The first five days after we came back from France went by fast. I gave Mark his French LEGO, did four loads of laundry, filled up the fridge, caught a cold, cleaned the house, opened the mail, translated one document and reviewed another, called a friend and washed bedsheets. Then, and only then, I finally brought the yellow bag to my room.
I had set it aside in the hallway when I unpacked. I wanted to deal with it later, after all the post-traveling chores, to enjoy the moment when I would rediscover my French shopping.
So, what did I buy in France this year?
In August, French supermarkets were stocked up with back-to-school supplies and full of stressed-out families trying to find permanent markers, binders, pencils and other essential investments to make sure kiddo gets into med school in fifteen years from now.
For old times’ sake, I bought two notebooks with standard French ruled paper. This is one of these small, interesting cultural differences: Canadians and Americans use college ruled paper while French love these 8 mm x 8 mm grid, with lighter or thinner horizontal lines spaced 2 mm apart. This paper is designed to learn cursive writing but it’s the default paper for notebooks.
I also bought the classic “Bic quatre couleurs,” a four-colour ballpoint pen, as well as unbreakable pencils made of synthetic resin.
I added a mini French dictionary to my own supply list because sometimes, it’s easier to flip through pages than to Google a word.
When I first came to Canada, I found pharmacy chains like Rexall or Shoppers were awesome… until I realized they were 10% post office services, 50% junk food, 20% overpriced cosmetics, 10% stationary and seasonal items and 10% over-the-counter drugs. Granted, French pharmacies don’t open 24/7 and you can’t pick up chocolate and chips with your painkillers. However, as soon as you step in, you feel better already—it seems like there’s a remedy for everything. Besides, drugs are usually very cheap.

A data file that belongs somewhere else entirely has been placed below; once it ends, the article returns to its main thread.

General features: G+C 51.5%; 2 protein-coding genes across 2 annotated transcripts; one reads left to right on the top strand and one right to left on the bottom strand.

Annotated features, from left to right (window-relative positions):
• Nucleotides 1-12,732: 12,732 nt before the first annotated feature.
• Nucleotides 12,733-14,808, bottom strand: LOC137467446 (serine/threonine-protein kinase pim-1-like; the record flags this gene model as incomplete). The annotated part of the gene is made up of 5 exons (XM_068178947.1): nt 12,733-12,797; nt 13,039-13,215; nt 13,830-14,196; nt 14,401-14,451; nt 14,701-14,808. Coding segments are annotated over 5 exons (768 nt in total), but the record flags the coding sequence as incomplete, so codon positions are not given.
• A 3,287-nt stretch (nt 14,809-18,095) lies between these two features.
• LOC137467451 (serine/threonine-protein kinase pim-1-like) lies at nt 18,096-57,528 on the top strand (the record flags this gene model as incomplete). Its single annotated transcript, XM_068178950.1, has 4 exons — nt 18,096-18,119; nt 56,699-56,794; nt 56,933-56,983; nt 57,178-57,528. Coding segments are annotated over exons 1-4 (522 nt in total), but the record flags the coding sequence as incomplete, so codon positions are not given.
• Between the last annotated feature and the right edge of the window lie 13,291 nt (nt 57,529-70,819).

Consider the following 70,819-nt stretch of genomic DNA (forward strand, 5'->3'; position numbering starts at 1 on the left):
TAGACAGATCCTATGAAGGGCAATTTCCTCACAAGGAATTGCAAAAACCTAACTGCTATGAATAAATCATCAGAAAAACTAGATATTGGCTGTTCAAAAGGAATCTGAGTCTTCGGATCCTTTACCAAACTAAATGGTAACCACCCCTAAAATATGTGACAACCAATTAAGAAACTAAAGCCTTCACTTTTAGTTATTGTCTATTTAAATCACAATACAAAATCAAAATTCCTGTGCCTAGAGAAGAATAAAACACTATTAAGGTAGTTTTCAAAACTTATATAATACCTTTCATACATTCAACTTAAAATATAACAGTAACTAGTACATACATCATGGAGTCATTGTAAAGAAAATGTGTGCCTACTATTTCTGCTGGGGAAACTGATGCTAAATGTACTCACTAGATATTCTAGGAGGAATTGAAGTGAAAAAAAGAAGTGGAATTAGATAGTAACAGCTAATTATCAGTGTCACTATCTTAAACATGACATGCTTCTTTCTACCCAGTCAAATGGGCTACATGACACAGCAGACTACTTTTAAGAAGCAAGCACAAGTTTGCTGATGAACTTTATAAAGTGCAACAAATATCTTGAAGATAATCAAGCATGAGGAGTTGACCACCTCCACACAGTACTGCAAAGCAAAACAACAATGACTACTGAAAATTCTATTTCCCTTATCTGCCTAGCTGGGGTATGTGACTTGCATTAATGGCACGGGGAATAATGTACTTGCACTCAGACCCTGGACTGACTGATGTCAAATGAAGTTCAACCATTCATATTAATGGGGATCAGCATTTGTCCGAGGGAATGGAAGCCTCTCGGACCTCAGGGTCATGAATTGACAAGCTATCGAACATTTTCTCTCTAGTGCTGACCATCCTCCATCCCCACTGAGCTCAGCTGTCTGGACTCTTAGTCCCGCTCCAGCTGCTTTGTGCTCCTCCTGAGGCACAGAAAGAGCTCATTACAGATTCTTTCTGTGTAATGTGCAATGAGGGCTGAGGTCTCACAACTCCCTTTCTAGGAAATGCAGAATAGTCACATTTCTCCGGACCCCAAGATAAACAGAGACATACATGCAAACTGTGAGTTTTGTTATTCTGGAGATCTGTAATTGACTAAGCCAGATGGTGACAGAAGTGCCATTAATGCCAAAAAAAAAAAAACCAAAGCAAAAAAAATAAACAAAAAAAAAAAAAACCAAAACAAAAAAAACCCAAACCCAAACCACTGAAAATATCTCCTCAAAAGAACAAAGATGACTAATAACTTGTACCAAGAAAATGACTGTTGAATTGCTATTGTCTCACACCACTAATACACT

I bought cappuccino- and orange-flavoured Efferalgan tablets designed to disintegrate in the mouth without water. Canadians haven’t mastered orodispersible tablets yet… I also bought Lysopaïne sugar-free pastilles—at school, we used to eat them like candies!—and an Arnican roll-on for bruises. Tip of the day: if you’re clumsy or if you have kids, do try Arnica, it’s surprisingly effective. We call it the “boo boo pen” at home!
I have a bit of a bar soap addiction… I gave up body wash years ago because back then, it wasn’t as common in Canada as it was in France, and I quickly noticed my skin was doing much better with bar soap. I never looked back.
I also bought two different scrubs, face creams, cleansing gel, lip balm and sunscreen. Note that we have all of that in Canada (except maybe scrubs which don’t seem to be as popular) but I generally like French fragrances better.
I toyed with the idea of bringing back instant dry soup mixes. I love soup and apparently, so do French—there are dozens of different flavours whereas in Canada, it’s always “chicken soup” or “cream of something.” But I felt silly importing soup to Canada, so instead, I bought small salt-and-pepper shakers (great for travelling!) and bouillon cubes.
Finally, even though it was les soldes (the summer sales period), I couldn’t be bothered to shop for clothes. I only bought one pair of jeans from Desigual the day I arrived.
Funny story: my mom has been looking for a new swimsuit for about twenty years (!) and one evening, she tried one on at the Galeries Lafayette. I was standing outside the fitting room when Mark decided to sneak a peek. He immediately burst out laughing. “Grandma is NAKED inside!” he informed me, still laughing his head off. “She has NO clothes!” I’m not sure why it was so funny to him considering he came with me inside fitting rooms dozens of times and he sees me taking a shower or changing clothes often enough…!
How about you? What do you bring back from home?